In 1955 Schumacher travelled to Burma as an economic consultant. While there, he developed the set of principles he called Buddhist economics, based on the belief that individuals needed good work for proper human development. He also proclaimed that "production from local resources for local needs is the most rational way of economic life." He traveled throughout many Third World countries, encouraging local governments to create self-reliant economies. Schumacher's experience led him to become a pioneer of what is now called appropriate technology: user-friendly and ecologically suitable technology applicable to the scale of the community.
Relevance of Schumacher's thinking for us
I've been assiduously following Sakmongkol's series on the Malay race, ethnicity, economic motivation and such and etheorist's series on Keynesian Irrelevance and his current Reboot series. But, rather than to launch into a half-baked set of propositions that either augments or contradicts Sakmongkol or etheorist, my humble contribution is to point the reader to a short essay by E.F. Schumacher entitled, Buddhist economics first published in 1966.
Don't be put off by the title as Schumacher wasn't adopting religious values. Rather, he was advocating a non-Western, non-Protestant work ethic approach to economics and way of life.
As Asians, Malaysians from every ethnic origin, will find Schumacher's view of economics and living values very resonant.
Perhaps, 2009, which by all accounts will be a difficult economic year, will be a good year to revisit the Schumacher view of the world. Read the essay, Buddhist Economics, first. Then start looking for his collection of essays in his book, Small is Beautiful.
Saturday, December 27, 2008
The idea that then prime minister Tunku Abdul Rahman and Sarawak chief ministers Rahman Yakub and his nephew, Taib Mahmud (both from the partisan Rakyat Jati Sarawak, or Berjasa) shared was the creation of a Sarawak alliance dominated by Muslim/Malay/Melanau leaders with subservient Dayak and Chinese partners.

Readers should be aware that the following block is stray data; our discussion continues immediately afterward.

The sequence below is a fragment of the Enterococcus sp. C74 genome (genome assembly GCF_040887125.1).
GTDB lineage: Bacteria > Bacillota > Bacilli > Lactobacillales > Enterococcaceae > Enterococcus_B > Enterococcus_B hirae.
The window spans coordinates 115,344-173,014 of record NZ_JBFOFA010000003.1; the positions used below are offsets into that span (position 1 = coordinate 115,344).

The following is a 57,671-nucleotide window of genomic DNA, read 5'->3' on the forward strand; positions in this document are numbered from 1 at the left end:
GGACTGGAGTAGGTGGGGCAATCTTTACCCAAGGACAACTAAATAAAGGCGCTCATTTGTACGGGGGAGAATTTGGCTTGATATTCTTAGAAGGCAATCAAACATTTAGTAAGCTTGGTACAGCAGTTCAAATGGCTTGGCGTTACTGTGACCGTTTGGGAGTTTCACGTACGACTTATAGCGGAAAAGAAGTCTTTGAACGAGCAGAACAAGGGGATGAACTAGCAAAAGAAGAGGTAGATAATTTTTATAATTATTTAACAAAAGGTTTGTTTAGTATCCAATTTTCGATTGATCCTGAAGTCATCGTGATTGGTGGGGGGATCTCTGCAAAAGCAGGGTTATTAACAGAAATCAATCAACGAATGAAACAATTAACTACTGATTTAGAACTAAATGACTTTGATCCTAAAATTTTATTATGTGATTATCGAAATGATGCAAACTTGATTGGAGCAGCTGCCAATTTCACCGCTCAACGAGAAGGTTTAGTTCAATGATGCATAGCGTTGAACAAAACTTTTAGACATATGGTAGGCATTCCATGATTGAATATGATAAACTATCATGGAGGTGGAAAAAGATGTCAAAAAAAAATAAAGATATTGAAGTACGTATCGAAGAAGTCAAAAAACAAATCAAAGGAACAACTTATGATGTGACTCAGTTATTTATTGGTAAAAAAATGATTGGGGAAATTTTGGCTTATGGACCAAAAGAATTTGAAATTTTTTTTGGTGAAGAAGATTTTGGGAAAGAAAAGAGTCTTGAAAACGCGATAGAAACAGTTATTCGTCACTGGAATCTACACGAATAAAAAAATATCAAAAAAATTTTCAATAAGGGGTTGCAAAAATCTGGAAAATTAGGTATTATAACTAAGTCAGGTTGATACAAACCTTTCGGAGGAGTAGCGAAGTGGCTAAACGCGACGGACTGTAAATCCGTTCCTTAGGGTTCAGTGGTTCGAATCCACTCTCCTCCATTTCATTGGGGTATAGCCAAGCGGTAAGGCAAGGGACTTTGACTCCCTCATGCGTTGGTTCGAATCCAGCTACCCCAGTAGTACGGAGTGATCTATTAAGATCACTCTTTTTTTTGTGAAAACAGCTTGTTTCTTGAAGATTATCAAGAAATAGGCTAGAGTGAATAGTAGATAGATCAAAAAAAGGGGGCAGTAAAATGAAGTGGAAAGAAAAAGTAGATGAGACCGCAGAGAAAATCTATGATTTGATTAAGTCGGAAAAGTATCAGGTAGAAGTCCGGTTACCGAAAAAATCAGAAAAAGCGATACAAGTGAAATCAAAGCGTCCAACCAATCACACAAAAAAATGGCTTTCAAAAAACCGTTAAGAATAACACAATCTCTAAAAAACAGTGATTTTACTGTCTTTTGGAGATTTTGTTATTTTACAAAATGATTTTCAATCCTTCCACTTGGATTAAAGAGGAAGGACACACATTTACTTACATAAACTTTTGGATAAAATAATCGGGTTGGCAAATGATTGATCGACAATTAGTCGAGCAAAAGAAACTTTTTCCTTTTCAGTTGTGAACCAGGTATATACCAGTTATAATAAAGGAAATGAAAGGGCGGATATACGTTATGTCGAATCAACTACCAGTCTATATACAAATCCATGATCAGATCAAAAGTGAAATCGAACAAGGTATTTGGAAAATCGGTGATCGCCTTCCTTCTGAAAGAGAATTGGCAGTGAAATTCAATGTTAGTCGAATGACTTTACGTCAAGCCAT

From the very beginning prior to and after Merdeka, there was this heavy tendency for federal intervention into Sarawak politics to ensure the creation of a Malay nationalist polity through Malaysia. Even then, Umno was determined to create Sarawak in its own image. This tendency at the Malayanisation of Sarawak politics was resisted by the first Iban chief minister, Stephen Kalong Ningkan of the Sarawak National Party (Snap).
For this and many other reasons, Stephen Kalong Ningkan was forcibly removed from office by a federally initiated declaration of emergency and a constitutional amendment in Parliament. A stop-gap Iban chief minister Tawi Sli was elected, and after the general election of 1970, Rahman Yakub – a Muslim Melanau – stepped in to take over the helm of Sarawak government. Muslim Melanau dominance has continued to this day.
Friday, December 26, 2008
The San Jose, California-based company plans to use the funds to build a factory in Malaysia to produce more than 1,000 megawatts a year of the panel components, the company said in a statement. The unit, the company’s third in Malaysia, may start output in 2010, the company said in a statement in May.
“The loans within the agreement are divided into two tranches, and the weighted average interest rate applicable to the two tranches is competitive with the cost of borrowing under SunPower’s existing line of credit,” the statement said.
The loans can be drawn upon through 2010 and the principal is to be repaid in six quarterly payments starting in June 2015, it said.